gag-gle noun \ˈga-gəl\ : a group, aggregation, or cluster lacking organization, which is exactly how I feel about my family every day.

Friday, December 23, 2016

Political Post. Aleppo

During the presidential election, I had a satirical (and a bit hilarious) video show up in my Facebook feed.  Shareese was around when I started playing it, and she insisted that we watch it over and over again, calling Liam over to show him how funny it was.  I'm am certain that that irony and portrayals were completely lost on them, but they loved it anyway.

Even though the bulk of the video focuses on Hilary and the Donald, the very last few seconds introduce a joke about Libertarian presidential candidate Gary Johnson, who asked "What is Aleppo" in an interview on MSNBC

Shareese and Liam thought this part was the funniest, and often repeated the question, "What's Aleppo?", followed by hysterical laughter.  The phrase has become a part of their playtime lexicon.  They say it whenever they want to be funny.  

Meanwhile, I'm seeing more information on social media about Aleppo, the rebel-held city in war-torn Syria that has become the center of the global refugee crisis.  I was particularly struck by a video of a child in an Aleppo hospital after he was caught in a gas attack.

I shared the video in my feed with the caption, "What's Aleppo? This is". 

Since then I've been following Syrian news and my heart is breaking.  I've seen pictures of bodies and destruction.  I've mourned over stories like "The Last Hospital In Eastern Aleppo Is No More" and "Aleppo's evacuated civilians face uncertain future in freezing war zones".

This morning my kids are out of school and I was doing some Christmas preparations.  Liam was playing around and I heard it again.  "What's Aleppo!" he shouted, and laughed.  I stopped.  He needed to know.  

"Follow me, both of you," I said to Shareese and Liam.  "I need to show you something."  I took them to the computer, thinking I would show them the video of the child in the hospital, but I didn't know how to find it quickly on Facebook.  So I Googled "Aleppo" and looked at the videos.  

The first one that pulled up was titled, "ISIS films themselves burning Turkish soldiers alive after capturing them in Aleppo".  I didn't show them that one.  Or one with pictures of dead babies covered in ash.  I picked one that showed the ruins of the buildings.

And while they watched the aerial footage of the bombed-out city, I told them about it.

Aleppo is a city in a country called Syria. In Syria, the president doesn't follow all the laws, and rules like a king even though they still call him a president.

Gasp! "That's mean!" Exclaimed Reese. "Why would he do that?"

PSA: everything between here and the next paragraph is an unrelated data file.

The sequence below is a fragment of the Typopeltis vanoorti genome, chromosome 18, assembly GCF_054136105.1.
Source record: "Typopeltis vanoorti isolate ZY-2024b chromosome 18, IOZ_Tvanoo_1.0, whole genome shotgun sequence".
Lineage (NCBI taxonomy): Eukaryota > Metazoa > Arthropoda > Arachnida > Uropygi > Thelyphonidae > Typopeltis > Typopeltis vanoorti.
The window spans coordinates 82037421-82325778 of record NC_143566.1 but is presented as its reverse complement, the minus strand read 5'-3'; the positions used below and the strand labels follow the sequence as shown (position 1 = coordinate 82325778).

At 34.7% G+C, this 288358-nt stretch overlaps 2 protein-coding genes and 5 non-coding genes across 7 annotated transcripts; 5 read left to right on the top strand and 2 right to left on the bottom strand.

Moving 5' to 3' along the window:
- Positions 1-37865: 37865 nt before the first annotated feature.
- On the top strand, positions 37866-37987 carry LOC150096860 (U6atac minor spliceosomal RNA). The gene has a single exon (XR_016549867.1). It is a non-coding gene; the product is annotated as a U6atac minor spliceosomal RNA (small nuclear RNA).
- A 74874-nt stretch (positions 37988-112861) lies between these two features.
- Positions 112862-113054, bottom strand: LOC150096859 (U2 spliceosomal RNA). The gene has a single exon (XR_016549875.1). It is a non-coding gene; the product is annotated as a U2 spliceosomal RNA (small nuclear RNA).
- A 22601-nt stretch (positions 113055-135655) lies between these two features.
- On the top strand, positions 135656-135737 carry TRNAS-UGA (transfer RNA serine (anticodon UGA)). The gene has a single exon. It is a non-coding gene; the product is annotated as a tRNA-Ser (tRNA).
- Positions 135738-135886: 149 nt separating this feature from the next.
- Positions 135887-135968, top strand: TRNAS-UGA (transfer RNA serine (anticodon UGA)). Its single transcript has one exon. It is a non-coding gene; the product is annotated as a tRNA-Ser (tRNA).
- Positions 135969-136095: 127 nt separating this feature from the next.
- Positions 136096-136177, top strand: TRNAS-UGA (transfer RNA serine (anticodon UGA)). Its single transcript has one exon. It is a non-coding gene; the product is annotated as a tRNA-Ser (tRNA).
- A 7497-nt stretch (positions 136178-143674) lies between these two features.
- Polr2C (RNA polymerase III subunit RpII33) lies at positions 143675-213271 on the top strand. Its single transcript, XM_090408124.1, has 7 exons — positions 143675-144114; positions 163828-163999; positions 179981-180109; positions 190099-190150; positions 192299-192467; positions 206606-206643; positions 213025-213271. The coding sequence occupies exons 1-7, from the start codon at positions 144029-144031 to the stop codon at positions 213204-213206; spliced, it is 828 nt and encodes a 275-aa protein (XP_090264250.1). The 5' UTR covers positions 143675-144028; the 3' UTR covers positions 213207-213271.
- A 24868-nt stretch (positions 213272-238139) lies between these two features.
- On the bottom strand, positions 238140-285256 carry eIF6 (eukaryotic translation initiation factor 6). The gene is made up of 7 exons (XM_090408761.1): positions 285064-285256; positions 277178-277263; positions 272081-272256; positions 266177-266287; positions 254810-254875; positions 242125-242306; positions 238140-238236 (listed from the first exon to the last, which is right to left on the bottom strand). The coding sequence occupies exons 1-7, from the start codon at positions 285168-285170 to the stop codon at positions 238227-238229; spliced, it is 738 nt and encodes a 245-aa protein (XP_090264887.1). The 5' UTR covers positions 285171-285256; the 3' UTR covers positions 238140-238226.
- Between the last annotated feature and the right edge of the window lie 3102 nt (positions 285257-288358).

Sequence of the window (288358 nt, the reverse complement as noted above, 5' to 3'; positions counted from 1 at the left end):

Well, actually, there are a lot of countries around the world where the presidents don't want to give up their power, so when they are supposed to be done ruling, they change the rules, break the rules, or use the armies to hurt the people that don't agree with them so they can stay president.  That's one of the great things about America.  We live in a country where we are free to make our own decisions, and where our leaders follow the law.  That's one reason I was scared of President Trump being elected.  I'm afraid that he will not follow our laws. 

During the election, one of the people running for president didn't know what Aleppo was, and that's why it's silly to make fun of him when we say "What's Aleppo?" But I want you to know what Aleppo is, and why it's serious.

People who flee, or run away, from dangerous places like Syria are called refugees, and they try to come to safe places.

"Like here?"  Reese asked.  

Yes, but President Trump has already said that he doesn't want many of these people coming to our country.

"That's why he wants to build a wall,"  Liam remarked.  

Yes, he doesn't want people fleeing from Mexico and other places to come, but there are a lot of countries around the world that are having a hard time helping refugees, too.  

"There are people in the world that do really bad things,"  Shareese realized.  I felt a small bit of regret that I was chipping away some of their innocence, but I did not regret teaching them this lesson:

This is why I'm grateful.  I'm grateful that I live here in America.  I'm grateful that I live here in this house that keeps me warm, that I have food to eat.  I'm grateful that I live with my family.  Many families in Aleppo have been killed.  I'm grateful for what I have, and I will help those that need help whenever I can make a difference, and I hope that you will, too.

So it's okay for people to tease Gary Johnson for not knowing what Aleppo is, but I want you to know.

"Ok, Mama, " they both replied.  And they went back to the Christmas break monkeying around.  But I hope that they understood at least a little.


I know that I have some friends and family who voted for and support President-elect Trump, so I'm sorry that this got a little political. I am prepared to give him a chance and support him. Though I am hopeful, I'm simultaneously a little fearful of the future.

And I support helping refugees.

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